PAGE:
Tertiary Institutions Risk Losing Funding Over Poor Results for Māori and Pasifika Students.
The Tertiary Education Commission has indicated that it will withhold its 2019 funding for courses where there are keen disparities for Māori and Pasifika students, following on from the Commission’s recent announcement of a five-year plan to eliminate such disparities for Māori and Pasifika students.
Tertiary education providers will be required to demonstrate to the Commission how they plan to improve results for Māori and Pasifika students; while the Commission says that they are not necessarily intending to deny funding on the basis of an institution’s poor performance in this area, they have expressed a willingness to re-allocate funding to higher-performing institutions if an institution’s proposed plans to counteract disparities for Pasifika and Māori students were not satisfactory.
In an article on the subject authored by Radio New Zealand, University of Auckland Vice-Chancellor Stuart McCutcheon expressed a sense that the barriers facing Māori and Pasifika was the result not of a lack of action by tertiary institutions, but instead a result of issues at the secondary school level.
“A lot of the disadvantage that Māori and Pasifika students experience is in the compulsory sector, and I don’t say that as a criticism of compulsory education, it’s just a reality and until we deal with that we are not going to see the pipeline of Māori and Pacific students prepared for university education in the numbers that we would wish to see.”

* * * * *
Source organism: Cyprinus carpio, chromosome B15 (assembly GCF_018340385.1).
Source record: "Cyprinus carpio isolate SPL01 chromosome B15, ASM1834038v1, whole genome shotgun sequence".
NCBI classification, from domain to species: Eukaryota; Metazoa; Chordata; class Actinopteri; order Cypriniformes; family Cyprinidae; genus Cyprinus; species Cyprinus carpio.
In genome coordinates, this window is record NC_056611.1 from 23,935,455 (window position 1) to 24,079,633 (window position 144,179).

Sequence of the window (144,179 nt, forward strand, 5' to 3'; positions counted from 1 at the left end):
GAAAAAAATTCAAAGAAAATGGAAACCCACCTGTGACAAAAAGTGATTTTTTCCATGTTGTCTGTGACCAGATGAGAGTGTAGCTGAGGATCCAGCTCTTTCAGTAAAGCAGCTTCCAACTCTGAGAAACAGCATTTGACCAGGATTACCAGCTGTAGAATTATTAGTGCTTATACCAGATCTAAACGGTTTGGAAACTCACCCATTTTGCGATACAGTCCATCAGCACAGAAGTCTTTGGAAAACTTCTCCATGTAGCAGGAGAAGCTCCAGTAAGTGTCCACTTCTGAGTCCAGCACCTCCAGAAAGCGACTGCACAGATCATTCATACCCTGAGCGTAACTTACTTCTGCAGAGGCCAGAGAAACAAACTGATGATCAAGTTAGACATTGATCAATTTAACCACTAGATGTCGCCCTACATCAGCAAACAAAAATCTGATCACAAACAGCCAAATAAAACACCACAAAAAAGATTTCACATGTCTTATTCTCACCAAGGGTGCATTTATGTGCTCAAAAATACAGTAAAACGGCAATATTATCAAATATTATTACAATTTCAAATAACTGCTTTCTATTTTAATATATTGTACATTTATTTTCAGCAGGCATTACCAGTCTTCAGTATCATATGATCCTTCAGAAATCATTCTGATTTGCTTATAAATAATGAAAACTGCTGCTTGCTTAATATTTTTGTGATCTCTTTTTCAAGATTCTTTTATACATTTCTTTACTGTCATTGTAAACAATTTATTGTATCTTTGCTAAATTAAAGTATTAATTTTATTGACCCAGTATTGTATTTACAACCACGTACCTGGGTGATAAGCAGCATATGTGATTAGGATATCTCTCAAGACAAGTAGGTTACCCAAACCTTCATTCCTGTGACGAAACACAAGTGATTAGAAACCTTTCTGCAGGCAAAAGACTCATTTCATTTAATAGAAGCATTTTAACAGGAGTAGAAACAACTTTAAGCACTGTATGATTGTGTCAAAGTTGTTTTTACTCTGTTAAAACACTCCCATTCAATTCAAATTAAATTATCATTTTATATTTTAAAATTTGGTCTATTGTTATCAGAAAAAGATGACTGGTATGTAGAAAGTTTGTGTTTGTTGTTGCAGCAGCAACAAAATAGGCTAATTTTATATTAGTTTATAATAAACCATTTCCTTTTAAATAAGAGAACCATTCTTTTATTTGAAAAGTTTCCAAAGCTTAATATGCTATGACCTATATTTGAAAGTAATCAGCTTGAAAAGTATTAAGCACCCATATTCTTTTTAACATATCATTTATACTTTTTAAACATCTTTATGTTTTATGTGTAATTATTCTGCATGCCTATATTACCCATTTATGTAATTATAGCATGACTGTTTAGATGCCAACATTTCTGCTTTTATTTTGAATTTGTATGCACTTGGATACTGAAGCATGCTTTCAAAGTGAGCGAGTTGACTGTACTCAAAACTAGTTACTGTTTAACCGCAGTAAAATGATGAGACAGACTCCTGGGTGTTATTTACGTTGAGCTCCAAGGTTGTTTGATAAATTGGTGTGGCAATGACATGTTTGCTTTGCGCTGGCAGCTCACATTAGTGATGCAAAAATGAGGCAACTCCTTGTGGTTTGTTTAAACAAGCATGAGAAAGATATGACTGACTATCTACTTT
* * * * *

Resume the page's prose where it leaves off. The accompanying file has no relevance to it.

McCutcheon also made note of his belief that the greater issue facing Māori and Pasifika students was their difficulty in achieving University Entrance on the basis of personal, family and socio-economic barriers.
However, Radio New Zealand made note of a report produced by the Productivity Commission, in conjunction with Auckland University of Technology, which determined that three key factors contributed most significantly levels of bachelor’s degree study in relation to Māori and Pasifika students. These factors were students’ performance in school, socio-economic position and parents’ educational attainment, suggesting that disparities at a tertiary level cannot and should not be attributed solely to prior school experience.
Tertiary Education Commission deputy chief executive Paora Ammunson has backed the Commission’s plan to push for change at the tertiary level.
“We want to see from the tertiary providers that they’ve got a plan in place to achieve those goals.”